He said the recommendations also involve the property that has no more owners to be returned to. The revenues from it should serve the survivors with low income.
There are about 500,000 such survivors all over the world. About a half of them live below the limit of poverty, Eizenstat said.
He said the list of recommendations is not binding, nor does it break the law of the countries that have agreed with it.
Russia disagrees with the recommendations and would not follow them, the Russian embassy in Prague said in reaction to the disclosure of the document yesterday.
The Terezin Declaration, which EU representatives signed in Terezin (wartime Theresienstadt with a Jewish ghetto and a Nazi prison), north Bohemia, at the close of the Czech EU presidency in mid-2009, calls for the restitution of the Holocaust victims’ property, including private, that was seized by the Nazis.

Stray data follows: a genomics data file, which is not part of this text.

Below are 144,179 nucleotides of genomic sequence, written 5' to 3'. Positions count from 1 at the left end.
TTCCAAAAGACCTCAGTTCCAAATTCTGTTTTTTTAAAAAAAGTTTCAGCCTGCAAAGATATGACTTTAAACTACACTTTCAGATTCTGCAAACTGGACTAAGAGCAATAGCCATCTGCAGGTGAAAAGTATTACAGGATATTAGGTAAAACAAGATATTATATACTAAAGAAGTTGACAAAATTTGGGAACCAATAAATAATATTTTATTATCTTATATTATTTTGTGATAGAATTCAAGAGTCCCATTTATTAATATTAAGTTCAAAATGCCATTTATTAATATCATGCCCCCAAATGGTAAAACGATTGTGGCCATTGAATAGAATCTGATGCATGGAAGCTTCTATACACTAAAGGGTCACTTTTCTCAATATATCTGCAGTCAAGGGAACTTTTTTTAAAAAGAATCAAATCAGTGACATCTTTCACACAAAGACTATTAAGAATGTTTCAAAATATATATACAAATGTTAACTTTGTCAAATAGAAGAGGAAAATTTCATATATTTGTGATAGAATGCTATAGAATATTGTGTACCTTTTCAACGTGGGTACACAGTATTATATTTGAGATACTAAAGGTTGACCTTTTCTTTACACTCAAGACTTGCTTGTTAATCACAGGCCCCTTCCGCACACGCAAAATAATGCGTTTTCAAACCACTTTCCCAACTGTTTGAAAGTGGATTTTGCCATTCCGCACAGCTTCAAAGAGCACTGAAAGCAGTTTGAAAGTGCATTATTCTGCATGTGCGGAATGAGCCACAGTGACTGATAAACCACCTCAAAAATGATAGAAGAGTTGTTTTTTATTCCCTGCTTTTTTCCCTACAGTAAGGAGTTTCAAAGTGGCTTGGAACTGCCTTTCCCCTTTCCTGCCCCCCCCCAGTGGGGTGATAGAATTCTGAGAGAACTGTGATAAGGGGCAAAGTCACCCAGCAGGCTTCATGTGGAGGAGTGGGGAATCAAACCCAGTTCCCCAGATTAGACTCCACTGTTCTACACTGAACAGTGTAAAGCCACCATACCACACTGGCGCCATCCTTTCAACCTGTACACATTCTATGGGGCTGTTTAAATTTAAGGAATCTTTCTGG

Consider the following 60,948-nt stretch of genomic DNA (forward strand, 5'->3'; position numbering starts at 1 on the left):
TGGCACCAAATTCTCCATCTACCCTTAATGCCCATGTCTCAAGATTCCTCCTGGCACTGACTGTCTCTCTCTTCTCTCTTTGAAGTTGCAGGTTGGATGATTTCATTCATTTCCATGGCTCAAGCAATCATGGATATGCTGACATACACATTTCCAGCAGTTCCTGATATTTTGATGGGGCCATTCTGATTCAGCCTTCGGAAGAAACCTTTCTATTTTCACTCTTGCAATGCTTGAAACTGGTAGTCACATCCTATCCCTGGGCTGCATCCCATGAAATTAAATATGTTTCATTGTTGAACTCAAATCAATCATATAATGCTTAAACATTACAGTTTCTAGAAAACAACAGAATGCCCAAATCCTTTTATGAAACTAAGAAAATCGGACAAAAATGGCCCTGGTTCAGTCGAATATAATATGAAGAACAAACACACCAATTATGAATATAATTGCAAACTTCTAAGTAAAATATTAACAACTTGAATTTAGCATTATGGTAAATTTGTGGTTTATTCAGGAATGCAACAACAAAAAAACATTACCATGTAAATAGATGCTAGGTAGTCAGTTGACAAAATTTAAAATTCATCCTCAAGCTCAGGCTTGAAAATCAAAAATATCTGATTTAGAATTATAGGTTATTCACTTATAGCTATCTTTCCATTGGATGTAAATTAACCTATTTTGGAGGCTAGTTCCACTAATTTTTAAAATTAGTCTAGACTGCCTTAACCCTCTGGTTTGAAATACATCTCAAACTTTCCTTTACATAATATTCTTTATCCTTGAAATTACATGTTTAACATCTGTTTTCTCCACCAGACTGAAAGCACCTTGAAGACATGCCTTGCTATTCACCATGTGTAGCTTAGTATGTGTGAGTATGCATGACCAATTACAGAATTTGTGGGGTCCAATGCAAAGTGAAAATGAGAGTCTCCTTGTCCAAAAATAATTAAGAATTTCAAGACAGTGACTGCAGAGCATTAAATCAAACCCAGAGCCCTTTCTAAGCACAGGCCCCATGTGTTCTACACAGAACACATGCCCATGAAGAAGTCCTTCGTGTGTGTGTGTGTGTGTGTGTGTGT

Ways to the implementation of the demand in individual states are outlined by the document that a commission of experts discussed in Prague in the past days.
A Russian delegation headed by Alexei Fedotov, the Russian ambassador to Prague, took part in the negotiations.
Fischer welcomed the states’ agreement on the restitution principles yesterday. He said it is a “common shame” that the issue remains unsolved 65 years after the war.
Nevertheless, it is better if justice is secured belatedly than never,” he said.
Eizenstat said the recommendations are voluntary, not binding on the countries involved. In fulfilling them, the states should each respect its own law, Eizenstat said.
He praised the Czech Republic’s leading role in this activity.